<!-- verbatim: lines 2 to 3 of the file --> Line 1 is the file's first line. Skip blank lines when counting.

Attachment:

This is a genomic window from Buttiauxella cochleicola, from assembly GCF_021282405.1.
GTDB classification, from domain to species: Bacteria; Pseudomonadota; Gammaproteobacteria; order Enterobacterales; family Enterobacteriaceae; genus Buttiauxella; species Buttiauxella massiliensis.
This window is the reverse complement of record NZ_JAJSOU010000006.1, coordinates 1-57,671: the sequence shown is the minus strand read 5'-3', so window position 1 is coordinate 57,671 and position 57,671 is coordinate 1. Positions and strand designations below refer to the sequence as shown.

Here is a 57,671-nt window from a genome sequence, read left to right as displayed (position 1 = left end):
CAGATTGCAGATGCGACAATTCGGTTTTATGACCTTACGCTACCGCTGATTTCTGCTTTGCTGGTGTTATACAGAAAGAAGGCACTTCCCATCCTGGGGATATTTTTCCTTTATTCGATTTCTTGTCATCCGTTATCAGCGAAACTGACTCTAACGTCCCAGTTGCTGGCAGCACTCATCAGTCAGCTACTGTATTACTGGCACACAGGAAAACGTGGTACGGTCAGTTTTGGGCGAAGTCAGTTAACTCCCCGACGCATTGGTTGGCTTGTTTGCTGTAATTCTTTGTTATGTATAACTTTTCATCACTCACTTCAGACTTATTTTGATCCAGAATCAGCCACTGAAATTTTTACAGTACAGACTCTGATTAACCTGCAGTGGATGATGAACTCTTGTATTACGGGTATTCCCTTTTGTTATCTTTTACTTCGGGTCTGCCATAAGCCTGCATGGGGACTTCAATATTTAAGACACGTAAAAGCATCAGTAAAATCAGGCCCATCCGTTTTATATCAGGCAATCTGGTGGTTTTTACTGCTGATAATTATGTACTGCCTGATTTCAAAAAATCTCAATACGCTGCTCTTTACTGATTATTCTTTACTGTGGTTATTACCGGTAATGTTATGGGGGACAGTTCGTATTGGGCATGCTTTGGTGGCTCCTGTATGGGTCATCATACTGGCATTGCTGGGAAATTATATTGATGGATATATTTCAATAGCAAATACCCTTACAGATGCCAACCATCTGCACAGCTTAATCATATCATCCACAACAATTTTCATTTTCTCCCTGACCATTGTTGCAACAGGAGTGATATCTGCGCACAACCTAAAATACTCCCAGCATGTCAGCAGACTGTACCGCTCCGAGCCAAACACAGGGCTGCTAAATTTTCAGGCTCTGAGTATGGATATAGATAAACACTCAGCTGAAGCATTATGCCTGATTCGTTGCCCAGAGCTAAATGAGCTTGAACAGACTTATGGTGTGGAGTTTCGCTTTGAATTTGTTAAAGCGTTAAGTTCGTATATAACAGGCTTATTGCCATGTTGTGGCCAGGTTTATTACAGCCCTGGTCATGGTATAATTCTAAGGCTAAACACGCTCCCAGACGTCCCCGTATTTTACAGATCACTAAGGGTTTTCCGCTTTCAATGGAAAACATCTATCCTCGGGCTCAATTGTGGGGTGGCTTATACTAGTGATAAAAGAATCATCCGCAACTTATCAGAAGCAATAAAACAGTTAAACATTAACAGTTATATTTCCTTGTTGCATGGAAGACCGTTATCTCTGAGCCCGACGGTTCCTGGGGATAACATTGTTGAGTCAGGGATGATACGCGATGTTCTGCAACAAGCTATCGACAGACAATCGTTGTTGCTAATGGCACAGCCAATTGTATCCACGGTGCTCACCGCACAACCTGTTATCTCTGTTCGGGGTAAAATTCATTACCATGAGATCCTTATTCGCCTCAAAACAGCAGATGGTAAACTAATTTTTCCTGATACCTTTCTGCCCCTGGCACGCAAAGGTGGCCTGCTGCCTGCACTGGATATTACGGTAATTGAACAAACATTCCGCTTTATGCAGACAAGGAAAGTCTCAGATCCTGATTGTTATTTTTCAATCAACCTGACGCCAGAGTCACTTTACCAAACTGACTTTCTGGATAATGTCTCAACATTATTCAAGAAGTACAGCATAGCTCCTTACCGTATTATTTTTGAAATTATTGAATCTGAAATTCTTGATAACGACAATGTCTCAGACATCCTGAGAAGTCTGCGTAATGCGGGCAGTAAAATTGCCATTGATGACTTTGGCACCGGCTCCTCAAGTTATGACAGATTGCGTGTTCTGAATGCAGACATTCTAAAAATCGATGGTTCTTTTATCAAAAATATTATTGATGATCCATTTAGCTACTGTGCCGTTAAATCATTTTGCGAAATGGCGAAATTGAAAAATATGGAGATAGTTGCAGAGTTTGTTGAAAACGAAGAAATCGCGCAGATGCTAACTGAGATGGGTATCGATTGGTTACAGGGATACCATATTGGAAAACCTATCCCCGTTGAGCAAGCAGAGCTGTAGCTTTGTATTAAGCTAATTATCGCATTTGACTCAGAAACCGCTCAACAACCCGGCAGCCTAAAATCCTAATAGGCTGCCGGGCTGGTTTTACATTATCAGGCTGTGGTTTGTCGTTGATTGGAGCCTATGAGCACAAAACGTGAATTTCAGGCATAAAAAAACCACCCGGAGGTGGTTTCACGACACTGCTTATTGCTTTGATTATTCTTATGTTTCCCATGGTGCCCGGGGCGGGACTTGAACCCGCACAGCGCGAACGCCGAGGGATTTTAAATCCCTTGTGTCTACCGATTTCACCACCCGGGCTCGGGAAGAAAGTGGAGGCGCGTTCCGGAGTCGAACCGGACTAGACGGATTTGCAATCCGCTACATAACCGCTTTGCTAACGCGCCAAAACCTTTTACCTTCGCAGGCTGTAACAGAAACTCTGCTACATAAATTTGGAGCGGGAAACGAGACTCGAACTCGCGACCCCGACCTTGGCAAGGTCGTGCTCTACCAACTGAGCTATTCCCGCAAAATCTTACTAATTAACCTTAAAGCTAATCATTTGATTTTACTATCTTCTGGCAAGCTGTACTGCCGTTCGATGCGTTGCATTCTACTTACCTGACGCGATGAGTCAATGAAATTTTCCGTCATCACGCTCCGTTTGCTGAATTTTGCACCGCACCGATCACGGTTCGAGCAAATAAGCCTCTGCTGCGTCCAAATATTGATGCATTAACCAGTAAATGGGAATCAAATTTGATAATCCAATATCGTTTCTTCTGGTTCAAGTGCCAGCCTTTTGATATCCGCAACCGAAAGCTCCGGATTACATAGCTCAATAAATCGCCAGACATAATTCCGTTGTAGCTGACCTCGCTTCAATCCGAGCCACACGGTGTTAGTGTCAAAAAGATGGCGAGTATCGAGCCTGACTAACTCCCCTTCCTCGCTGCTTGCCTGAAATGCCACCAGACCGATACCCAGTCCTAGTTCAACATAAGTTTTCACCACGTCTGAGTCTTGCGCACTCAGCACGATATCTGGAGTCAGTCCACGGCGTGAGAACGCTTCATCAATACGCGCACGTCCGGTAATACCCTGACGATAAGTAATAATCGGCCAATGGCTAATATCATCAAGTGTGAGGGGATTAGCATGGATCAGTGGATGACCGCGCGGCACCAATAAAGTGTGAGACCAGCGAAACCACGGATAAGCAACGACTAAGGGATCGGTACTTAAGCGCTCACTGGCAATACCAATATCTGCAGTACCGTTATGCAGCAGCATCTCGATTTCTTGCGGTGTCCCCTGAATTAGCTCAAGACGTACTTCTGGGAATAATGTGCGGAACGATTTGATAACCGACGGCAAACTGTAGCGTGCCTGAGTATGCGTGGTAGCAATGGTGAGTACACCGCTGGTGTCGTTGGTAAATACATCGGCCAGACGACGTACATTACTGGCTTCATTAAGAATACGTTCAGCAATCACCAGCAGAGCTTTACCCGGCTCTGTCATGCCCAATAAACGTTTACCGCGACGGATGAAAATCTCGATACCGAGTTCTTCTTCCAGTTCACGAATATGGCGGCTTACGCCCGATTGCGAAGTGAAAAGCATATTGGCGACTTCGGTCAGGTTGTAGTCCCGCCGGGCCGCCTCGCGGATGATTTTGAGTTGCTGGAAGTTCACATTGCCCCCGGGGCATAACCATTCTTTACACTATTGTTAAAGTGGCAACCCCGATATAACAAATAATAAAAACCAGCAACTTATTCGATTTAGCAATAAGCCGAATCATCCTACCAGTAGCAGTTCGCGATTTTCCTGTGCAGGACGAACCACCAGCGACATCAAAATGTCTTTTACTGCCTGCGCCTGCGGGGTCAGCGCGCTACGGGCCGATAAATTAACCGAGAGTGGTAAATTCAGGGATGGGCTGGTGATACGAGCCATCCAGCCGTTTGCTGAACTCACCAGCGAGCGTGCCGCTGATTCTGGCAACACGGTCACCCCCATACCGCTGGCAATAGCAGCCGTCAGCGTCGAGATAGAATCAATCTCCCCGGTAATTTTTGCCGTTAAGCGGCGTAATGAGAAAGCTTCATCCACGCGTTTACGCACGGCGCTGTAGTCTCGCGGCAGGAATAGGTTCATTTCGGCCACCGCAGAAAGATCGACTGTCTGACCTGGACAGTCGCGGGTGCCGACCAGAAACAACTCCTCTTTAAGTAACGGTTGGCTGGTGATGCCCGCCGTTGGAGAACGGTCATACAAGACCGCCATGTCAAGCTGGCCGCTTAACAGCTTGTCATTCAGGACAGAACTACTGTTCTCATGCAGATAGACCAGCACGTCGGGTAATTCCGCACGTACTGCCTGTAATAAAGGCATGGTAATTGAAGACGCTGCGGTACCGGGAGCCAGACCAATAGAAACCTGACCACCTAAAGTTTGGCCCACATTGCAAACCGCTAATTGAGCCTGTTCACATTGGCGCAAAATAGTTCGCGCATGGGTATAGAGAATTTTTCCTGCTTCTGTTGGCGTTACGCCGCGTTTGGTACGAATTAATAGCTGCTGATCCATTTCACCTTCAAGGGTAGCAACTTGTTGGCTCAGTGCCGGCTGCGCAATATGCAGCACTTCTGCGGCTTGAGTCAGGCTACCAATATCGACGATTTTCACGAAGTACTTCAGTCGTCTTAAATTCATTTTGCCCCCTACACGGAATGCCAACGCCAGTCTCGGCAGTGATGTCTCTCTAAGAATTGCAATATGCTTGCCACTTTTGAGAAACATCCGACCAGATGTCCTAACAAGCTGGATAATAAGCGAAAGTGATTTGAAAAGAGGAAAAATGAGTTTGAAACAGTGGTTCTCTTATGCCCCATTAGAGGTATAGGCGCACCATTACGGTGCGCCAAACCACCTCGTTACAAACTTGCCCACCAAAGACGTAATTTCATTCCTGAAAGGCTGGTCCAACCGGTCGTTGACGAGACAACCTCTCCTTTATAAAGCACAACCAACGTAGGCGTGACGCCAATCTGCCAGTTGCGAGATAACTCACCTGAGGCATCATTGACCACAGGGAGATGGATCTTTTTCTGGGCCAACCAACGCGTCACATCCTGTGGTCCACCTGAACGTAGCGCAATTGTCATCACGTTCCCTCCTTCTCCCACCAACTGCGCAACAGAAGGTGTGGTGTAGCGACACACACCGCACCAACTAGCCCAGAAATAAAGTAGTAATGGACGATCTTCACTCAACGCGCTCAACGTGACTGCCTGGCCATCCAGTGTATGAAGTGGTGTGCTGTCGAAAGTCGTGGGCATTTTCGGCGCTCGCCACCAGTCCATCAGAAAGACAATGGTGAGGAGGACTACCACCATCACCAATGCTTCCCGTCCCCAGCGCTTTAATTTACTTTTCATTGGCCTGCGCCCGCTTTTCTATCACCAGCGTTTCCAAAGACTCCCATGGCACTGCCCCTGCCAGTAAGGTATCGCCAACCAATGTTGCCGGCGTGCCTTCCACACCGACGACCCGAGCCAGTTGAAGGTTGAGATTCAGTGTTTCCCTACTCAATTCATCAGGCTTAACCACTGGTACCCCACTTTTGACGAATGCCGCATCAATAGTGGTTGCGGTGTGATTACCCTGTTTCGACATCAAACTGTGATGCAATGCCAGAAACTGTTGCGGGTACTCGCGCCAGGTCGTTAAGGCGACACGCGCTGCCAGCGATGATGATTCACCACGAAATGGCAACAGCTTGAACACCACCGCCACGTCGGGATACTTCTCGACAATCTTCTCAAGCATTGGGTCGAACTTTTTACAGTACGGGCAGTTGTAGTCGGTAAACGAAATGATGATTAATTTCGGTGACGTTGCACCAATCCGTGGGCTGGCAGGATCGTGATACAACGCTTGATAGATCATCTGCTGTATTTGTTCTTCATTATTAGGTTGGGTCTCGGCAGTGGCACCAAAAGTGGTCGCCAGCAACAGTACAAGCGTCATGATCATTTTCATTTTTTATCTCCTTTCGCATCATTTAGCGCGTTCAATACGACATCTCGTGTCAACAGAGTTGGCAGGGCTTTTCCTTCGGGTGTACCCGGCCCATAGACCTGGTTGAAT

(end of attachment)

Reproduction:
GTDB classification, from domain to species: Bacteria; Pseudomonadota; Gammaproteobacteria; order Enterobacterales; family Enterobacteriaceae; genus Buttiauxella; species Buttiauxella massiliensis.
This window is the reverse complement of record NZ_JAJSOU010000006.1, coordinates 1-57,671: the sequence shown is the minus strand read 5'-3', so window position 1 is coordinate 57,671 and position 57,671 is coordinate 1. Positions and strand designations below refer to the sequence as shown.